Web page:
How do you deal with the pressure to ‘choose right’?
Is there anyone in your life who is dependent on you?
Sooner or later most of us want to sit down and plan our future, or at least make a “five-year plan”. Yet if you are a caregiver, this can be difficult.
The Bible tells us to “bear each other’s burdens.” (Galatians 6:2) – But, when those burdens interfere with your personal goals, are you allowed to set them aside? Is it possible to love your sick family member, and at the same time plan a future for yourself?
Continue reading “Is it always right to ‘bear’ someone else’s ‘burden’?”
Sometimes your age can make loving someone challenging…
When someone we love receives a chronic illness diagnosis, it is easy to feel helpless.
This is magnified when you are “young”. After all, you can’t offer lifts to doctors’ appointments and you can’t be there all the time, because you have to go to school.
Perhaps your offers to help aren’t taken seriously, or people overlook you in the mad rush to help your sick family member.
What do you do when you are too young to love?…
This post was first published on The Rebelution. Read the rest here!
(Image courtesy of original publication).
“Just laugh or you’ll go mad.”
It’s advice I hear in hospital corridors and grocery stores. In this era of ‘political correctness’ there are a surprising number of opportunities to snigger at the antics of dementia patients, our children’s disobedience, or someone else’s misfortune. So where do we draw the line?
Today I’m guest posting over at Paradigm Shift, so head on over to continue reading this post. It addresses an issue which is particularly pertinent to us as Watchers!
It’s easy, for us Watchers, whose lives are so embroiled with the pain of our Loved One, to forget those around us who aren’t Watchers. To overlook the lives of those Wider Watchers – our friends, our relations, our own other loved ones, who watch us as we Watch our suffering Loved Ones.
This is the final post is a short series about Wider Watchers. In Who are the Wider Watchers? We thought about how we are all actually Wider Watchers to some extent, and Wider Watchers (unlike Watchers) have the choice to Watch and to love, and this makes their sacrifice even more beautiful. In When our Wider Watchers hurt us? We pondered what it looks like to respond when Wider Watchers hurt us or our Loved One through their words or actions. In this post, we will discuss what it means to love our Wider Watchers, how to care for those around us who are not Watching as we are.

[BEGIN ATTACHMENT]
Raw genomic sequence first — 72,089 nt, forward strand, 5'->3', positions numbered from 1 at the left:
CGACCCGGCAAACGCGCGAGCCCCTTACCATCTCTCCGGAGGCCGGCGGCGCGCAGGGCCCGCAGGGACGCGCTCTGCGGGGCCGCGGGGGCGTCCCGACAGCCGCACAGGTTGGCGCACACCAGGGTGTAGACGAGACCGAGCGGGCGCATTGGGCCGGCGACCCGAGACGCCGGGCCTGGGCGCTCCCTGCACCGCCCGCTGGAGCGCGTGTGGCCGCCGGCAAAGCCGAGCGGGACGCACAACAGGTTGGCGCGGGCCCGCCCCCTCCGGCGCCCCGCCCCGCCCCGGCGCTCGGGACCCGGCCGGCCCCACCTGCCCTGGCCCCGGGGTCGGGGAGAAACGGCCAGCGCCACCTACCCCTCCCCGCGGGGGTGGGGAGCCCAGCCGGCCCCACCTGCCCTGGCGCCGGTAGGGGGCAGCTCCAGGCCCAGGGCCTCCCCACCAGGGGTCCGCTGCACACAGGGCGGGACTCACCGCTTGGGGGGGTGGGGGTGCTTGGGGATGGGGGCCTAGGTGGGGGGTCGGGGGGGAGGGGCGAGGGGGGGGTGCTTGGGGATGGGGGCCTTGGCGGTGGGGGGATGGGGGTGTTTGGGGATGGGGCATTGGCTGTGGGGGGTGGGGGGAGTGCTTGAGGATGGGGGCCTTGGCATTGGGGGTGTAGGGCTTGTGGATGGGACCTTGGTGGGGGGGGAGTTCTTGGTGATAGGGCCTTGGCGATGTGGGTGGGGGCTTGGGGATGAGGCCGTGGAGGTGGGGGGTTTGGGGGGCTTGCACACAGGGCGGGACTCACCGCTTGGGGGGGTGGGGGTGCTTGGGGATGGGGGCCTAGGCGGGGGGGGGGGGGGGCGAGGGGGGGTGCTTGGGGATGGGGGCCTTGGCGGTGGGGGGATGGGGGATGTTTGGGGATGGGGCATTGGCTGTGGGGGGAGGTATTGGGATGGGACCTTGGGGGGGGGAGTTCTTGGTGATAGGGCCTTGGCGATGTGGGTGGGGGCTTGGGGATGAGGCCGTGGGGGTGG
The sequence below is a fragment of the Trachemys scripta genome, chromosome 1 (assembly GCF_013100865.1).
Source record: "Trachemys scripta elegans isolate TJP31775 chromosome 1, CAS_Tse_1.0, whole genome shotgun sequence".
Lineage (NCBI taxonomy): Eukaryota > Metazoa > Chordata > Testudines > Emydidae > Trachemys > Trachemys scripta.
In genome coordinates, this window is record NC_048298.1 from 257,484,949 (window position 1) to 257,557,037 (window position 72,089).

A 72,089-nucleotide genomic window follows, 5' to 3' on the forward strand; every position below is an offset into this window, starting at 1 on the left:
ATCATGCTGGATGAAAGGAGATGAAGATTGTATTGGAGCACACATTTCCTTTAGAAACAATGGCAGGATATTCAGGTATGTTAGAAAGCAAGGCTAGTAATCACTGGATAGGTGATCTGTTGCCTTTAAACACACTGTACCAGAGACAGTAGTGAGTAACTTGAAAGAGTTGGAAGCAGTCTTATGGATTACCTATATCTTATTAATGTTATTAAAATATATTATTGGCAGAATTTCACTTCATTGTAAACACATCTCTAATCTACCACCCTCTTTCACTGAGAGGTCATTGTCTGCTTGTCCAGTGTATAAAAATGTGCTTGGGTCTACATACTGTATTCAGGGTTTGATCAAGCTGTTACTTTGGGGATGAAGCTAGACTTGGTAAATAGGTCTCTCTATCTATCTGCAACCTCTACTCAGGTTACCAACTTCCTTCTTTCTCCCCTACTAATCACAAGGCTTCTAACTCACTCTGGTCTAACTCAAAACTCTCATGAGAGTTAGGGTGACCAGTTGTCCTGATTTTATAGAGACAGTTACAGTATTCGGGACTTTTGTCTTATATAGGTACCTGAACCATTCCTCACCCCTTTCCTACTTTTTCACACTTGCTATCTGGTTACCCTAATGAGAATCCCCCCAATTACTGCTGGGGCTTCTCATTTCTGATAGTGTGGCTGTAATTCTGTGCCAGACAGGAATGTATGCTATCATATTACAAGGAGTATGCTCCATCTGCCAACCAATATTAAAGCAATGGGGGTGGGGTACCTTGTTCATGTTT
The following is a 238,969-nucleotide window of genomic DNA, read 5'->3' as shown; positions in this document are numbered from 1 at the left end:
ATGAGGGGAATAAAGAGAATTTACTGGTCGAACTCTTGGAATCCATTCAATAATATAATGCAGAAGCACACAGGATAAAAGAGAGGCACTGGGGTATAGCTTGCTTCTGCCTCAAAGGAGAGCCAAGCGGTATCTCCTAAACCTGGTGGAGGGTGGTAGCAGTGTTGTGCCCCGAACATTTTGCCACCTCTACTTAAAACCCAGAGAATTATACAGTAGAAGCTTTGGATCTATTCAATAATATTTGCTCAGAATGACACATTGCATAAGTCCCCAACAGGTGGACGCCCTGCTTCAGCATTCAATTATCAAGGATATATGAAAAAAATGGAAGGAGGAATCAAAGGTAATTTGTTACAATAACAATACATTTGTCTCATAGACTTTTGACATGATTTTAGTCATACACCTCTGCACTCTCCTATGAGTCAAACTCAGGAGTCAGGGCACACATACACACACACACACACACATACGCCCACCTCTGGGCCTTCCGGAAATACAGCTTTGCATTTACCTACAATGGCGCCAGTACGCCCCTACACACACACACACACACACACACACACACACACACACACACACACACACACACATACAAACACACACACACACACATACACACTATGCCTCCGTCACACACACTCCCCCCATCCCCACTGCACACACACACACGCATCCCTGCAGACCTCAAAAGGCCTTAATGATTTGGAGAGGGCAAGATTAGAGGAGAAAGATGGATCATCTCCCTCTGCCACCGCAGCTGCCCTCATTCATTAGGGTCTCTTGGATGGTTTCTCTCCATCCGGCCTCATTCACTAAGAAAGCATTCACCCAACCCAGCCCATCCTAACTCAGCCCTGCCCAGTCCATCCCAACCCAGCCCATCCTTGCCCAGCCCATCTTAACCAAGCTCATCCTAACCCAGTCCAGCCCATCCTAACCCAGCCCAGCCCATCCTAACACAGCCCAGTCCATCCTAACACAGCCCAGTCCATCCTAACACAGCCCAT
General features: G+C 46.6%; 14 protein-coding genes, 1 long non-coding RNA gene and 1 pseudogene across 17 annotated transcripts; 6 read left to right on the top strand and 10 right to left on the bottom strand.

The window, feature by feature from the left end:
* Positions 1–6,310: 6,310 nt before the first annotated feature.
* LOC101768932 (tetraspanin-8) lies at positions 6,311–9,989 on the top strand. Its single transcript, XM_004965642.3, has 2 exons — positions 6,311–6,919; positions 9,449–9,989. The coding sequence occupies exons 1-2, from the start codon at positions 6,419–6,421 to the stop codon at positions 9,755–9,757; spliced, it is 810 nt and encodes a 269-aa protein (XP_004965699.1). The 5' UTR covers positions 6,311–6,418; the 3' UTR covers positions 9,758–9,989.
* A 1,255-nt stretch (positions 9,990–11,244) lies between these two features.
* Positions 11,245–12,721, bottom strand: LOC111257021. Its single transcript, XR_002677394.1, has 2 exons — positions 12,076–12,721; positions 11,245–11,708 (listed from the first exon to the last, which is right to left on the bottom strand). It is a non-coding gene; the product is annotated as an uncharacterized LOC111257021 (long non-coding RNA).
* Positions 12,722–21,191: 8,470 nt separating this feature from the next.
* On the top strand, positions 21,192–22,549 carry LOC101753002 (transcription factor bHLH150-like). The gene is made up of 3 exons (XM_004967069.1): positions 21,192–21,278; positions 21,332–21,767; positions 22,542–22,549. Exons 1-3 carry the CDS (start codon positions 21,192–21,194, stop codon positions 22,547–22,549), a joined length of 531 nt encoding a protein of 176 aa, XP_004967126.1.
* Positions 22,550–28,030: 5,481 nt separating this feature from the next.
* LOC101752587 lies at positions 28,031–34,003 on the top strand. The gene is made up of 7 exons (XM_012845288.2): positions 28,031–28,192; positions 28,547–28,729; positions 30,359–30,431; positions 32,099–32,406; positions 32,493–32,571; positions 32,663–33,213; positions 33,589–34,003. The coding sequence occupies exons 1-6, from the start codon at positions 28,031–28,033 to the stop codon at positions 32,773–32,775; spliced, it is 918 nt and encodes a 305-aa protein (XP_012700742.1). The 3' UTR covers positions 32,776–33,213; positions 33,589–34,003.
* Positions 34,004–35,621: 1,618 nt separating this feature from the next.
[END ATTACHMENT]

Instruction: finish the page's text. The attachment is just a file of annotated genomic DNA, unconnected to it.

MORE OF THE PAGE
Why is this important?
Continue reading “How to love our Wider Watchers”
What about all the rest?
We’ve talked about Loved Ones, those of us who suffer day in and day out from either physical or mental illness. We’ve talked about Watchers, us whose lives are directly affected by their illness, and are called to love them, yet are unable to help them.
But what about those who fit into neither category? What about those who do not battle chronic pain, yet do not do life closely with those who do?
Do we need to address them?
Do they have a place on this blog?
Is their interaction with sickness and pain even slightly comparable to our own?
What if… they are us?
Continue reading “Who are our ‘Wider Watchers’?”
“… and there’s nothing left to say.”
Chronic illness is…well, chronic. For the most part, not only does it not end, but it remains the same. Of course there are changes, developments, progressions – but these are generally subtle in nature and may vary between individuals. Perhaps our Loved One is slowly but surely declining. Or maybe their sickness fluctuates without rhyme or reason. Some days they are well, others they are not. Or perhaps there is simply no visible change at all, just a long, monotonous pain.
Continue reading “Help! People keep asking…”
Answering questions about your Loved One takes a lot of getting used to.
Watching is unique in that people always have something to talk to you about.
Watching means that you, your Loved One, and their sickness, become common ground. All of a sudden topics that under normal circumstances would require sensitivity, caution, a relationship or ‘easing into’ become a free for all.
And that’s hard to get used to. It never really becomes normal. People will always expect you to be able to answer deep, painful questions at a drop of a hat. Questions like:
How are you feeling?
Is it hard having a mum/dad/sibling/spouse/friend who is sick all the time?
How is your Loved One?
Does your Loved One get depressed?
Does your Loved One know that you find their illness hard?
Continue reading “Wait! I don’t know how to answer all their questions.”